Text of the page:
Written by Peter Terson, Zigger Zagger was the first piece of new writing commissioned by the National Youth Theatre. To celebrate its 50th anniversary, the play is being staged at Wilton’s Music Hall, directed by Juliet Knight. With a cast of 50, the play about football hooliganism is loud and full of energy from its young performers. But at times this energy comes crashing down, and the change in pace makes it hard to keep the audience’s attention.
Harry Philton (Josh Barrow) is doing badly at school, and things at home aren’t much better. His mum (Ciara Wright) is constantly spending time with a different “uncle” every night, while his sister (Georgina Daniels) and her husband Les (Ebe Bamgboye) have settled down to a life of routine and television. Unsure of what to do, Harry turns to his friend Zigger Zagger, the leader of the football fans, who promotes sex, drink, and violence. In the end, though, it’s up to Harry to choose: a wholesome life in a menial job, conforming to society? Or football hooliganism and uncertainty?
The most exciting part of this show is the way the company works together as an ensemble. They bring to life Terson’s text with stunning energy, and their collective chanting and singing are pure power. In particular, it’s the classroom, football and fight scenes that draw attention to their abilities as great performers. They are a force that takes over the stage, drawing you in, and you can’t help but smile. People around me were even chanting along with them.
It’s during the more intimate scenes, when only a handful of characters appear on stage, that the energy disappears. Barrow is unlikable as Harry, so instantly it becomes hard to sympathise with him. This makes the scenes with lengthier dialogue difficult to engage with, especially during the second half of the play. That isn’t to say there aren’t some very good moments in the piece and equally great performances.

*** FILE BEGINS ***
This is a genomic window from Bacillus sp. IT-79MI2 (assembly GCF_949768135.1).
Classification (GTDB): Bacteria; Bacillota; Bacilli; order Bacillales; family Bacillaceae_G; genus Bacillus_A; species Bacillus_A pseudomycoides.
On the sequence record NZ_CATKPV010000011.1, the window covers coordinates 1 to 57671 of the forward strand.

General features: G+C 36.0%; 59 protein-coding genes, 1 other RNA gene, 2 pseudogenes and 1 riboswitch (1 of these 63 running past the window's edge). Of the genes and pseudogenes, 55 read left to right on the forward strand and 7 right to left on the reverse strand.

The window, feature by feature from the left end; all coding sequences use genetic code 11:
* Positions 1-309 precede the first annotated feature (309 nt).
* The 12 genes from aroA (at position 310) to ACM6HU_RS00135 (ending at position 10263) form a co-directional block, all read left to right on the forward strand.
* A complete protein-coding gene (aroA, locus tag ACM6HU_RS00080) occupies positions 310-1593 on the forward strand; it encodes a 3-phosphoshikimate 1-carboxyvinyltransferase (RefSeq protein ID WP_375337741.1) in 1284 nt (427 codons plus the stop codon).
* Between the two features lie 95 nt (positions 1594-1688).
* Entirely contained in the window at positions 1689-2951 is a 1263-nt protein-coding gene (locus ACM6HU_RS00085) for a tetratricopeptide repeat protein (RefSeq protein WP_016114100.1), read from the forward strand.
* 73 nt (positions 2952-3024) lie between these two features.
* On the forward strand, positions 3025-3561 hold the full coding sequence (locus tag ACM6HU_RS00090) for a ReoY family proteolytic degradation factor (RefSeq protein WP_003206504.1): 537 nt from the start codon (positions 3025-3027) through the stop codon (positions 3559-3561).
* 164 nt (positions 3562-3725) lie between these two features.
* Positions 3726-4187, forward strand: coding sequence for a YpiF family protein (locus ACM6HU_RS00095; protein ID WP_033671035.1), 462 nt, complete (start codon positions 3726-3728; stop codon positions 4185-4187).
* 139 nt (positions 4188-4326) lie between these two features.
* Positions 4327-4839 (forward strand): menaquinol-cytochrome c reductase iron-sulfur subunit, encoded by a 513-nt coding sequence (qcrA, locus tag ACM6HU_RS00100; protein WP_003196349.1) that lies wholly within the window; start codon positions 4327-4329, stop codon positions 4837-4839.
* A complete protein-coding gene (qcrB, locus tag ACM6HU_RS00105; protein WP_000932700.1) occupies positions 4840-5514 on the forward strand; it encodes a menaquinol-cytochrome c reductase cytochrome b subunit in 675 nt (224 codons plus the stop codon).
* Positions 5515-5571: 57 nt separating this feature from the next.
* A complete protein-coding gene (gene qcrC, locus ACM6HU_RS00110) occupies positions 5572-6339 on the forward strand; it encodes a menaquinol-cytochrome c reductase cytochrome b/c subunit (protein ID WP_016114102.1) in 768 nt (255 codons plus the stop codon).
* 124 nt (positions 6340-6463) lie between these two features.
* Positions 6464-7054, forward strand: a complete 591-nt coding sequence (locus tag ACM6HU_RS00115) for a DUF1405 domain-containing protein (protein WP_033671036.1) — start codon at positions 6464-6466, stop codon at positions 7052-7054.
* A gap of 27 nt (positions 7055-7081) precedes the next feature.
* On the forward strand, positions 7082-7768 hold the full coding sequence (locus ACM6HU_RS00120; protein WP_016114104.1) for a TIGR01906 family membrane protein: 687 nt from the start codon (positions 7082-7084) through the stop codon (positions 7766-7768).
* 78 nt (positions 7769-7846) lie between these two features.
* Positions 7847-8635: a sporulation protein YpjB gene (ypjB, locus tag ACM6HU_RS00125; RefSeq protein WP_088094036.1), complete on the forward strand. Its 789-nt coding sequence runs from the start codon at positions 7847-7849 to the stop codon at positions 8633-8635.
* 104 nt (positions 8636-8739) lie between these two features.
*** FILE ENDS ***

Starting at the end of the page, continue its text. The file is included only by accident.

Saffron Pooley’s singing is something to watch out for, as she makes a still moment purvey beautiful emotional with her voice. Teddy Robson as Zigger Zagger also gives a strong performance, with his cheeky chap antics. Even though his character is flawed, Robson manages to make him human and you can’t help wanting to see more. Equally, Patrick Bayele is memorable as the Magistrate, standing out with his articulate performance in this small role. One final mention has to go to Adam Smart, who, as the Youth Careers Advisor, is absolutely hilarious. His brilliant comedic timing is effortless, and even though he is on stage for a brief moment, he makes an impression.
Staging Zigger Zagger is obviously the best way to celebrate the play’s 50th anniversary. The young ensemble works extremely well together, and are amazing collectively on stage. While a number of scenes fall flat, there are some brilliant individual performances.